Where The Phrase 'Dime A Dozen' Comes From

Many of the quaint sayings and turns of phrase that Americans use in 21st century English are based in money. For example, per The Franklin Institute, Benjamin Franklin is falsely credited with saying, "A penny saved is a penny earned," now a worn-out old platitude that has lost all meaning. Similarly, something of trifling or dubious value may be referred to as "two-bit," an amount of money that eventually came to represent a quarter of a dollar, as Almanac explains. And the phrase "drop a dime (on someone)" — which is to say, to rat them out to the authorities — emerged in prison parlance, according to Urban Dictionary, when someone literally had to drop a dime into a pay phone in order to make a phone call.

Another dime-based phrase is "a dime a dozen," which at one time meant something completely different from what it means now and had to do with advertising.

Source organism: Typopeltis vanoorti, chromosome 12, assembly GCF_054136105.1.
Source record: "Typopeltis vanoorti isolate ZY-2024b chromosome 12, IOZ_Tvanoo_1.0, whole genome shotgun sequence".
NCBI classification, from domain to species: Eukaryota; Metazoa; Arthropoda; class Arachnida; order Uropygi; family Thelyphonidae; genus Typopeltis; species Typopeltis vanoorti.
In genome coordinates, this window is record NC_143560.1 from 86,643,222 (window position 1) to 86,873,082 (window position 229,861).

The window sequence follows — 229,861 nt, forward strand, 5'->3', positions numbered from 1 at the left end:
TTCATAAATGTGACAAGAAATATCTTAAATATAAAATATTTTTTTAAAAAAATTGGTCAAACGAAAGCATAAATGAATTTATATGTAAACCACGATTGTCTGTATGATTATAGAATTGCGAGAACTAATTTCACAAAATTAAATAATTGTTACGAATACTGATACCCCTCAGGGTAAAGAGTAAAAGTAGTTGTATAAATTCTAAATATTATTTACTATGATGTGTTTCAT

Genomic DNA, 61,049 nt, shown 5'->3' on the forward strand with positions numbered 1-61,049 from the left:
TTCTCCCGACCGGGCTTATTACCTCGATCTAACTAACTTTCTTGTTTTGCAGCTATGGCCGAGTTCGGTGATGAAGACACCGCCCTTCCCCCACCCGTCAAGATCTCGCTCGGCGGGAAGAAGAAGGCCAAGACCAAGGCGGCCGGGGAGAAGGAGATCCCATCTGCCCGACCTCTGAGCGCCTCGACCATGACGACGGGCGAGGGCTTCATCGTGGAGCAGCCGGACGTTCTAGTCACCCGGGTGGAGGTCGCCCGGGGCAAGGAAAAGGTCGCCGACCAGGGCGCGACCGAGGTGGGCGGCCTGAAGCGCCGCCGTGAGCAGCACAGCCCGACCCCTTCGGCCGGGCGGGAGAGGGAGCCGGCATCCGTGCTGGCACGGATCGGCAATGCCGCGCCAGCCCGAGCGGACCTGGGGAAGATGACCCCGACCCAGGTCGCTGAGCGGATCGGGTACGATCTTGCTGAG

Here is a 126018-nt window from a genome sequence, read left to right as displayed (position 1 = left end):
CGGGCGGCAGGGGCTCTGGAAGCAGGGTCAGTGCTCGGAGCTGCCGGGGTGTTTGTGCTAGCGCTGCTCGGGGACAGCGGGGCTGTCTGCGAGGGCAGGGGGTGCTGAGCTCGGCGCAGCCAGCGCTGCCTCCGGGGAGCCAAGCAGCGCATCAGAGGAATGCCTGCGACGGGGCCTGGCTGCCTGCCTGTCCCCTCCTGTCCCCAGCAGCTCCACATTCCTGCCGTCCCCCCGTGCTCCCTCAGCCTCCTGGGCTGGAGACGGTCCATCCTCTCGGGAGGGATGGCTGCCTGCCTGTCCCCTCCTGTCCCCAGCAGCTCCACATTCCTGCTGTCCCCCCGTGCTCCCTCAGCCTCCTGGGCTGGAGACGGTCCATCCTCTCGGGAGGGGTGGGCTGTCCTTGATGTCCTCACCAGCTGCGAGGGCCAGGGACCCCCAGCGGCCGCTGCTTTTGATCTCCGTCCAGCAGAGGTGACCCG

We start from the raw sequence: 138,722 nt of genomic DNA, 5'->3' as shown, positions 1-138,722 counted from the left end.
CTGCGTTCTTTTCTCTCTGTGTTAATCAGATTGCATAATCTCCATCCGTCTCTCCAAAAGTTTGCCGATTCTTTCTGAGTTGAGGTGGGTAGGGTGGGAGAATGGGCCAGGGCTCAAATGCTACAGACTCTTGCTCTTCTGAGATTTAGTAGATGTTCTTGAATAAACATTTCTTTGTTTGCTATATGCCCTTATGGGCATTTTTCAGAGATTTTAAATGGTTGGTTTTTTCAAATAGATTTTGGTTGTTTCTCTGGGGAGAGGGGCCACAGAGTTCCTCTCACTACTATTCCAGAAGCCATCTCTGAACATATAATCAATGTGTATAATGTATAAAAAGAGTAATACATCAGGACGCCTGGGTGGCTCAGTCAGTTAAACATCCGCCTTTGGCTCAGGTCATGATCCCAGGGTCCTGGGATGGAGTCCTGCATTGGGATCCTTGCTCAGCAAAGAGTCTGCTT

A dime a dozen was a good deal

These days, a dime is a trifling amount of money. Ten cents are, collectively, approximately 1.37% of the hourly federal minimum wage in the U.S. (per U.S. News & World Report), and if you found one on the ground, it would be hardly worth the effort to even bend over and pick it up. As such, to say something costs or is worth "a dime a dozen" suggests that it's trivial or worthless or, at the very least, common and abundant, as Reader's Digest notes.

Two centuries ago, however, things were different. When the dime was invented in 1796, that kind of money had considerably more purchasing power than it does today. Further, it made a good touchstone for advertising: goods, such as eggs, were advertised as "a dime a dozen," suggesting that the buyer was getting a good deal. Over the decades, however, as the value of money and goods shifted, so did the meaning of the phrase.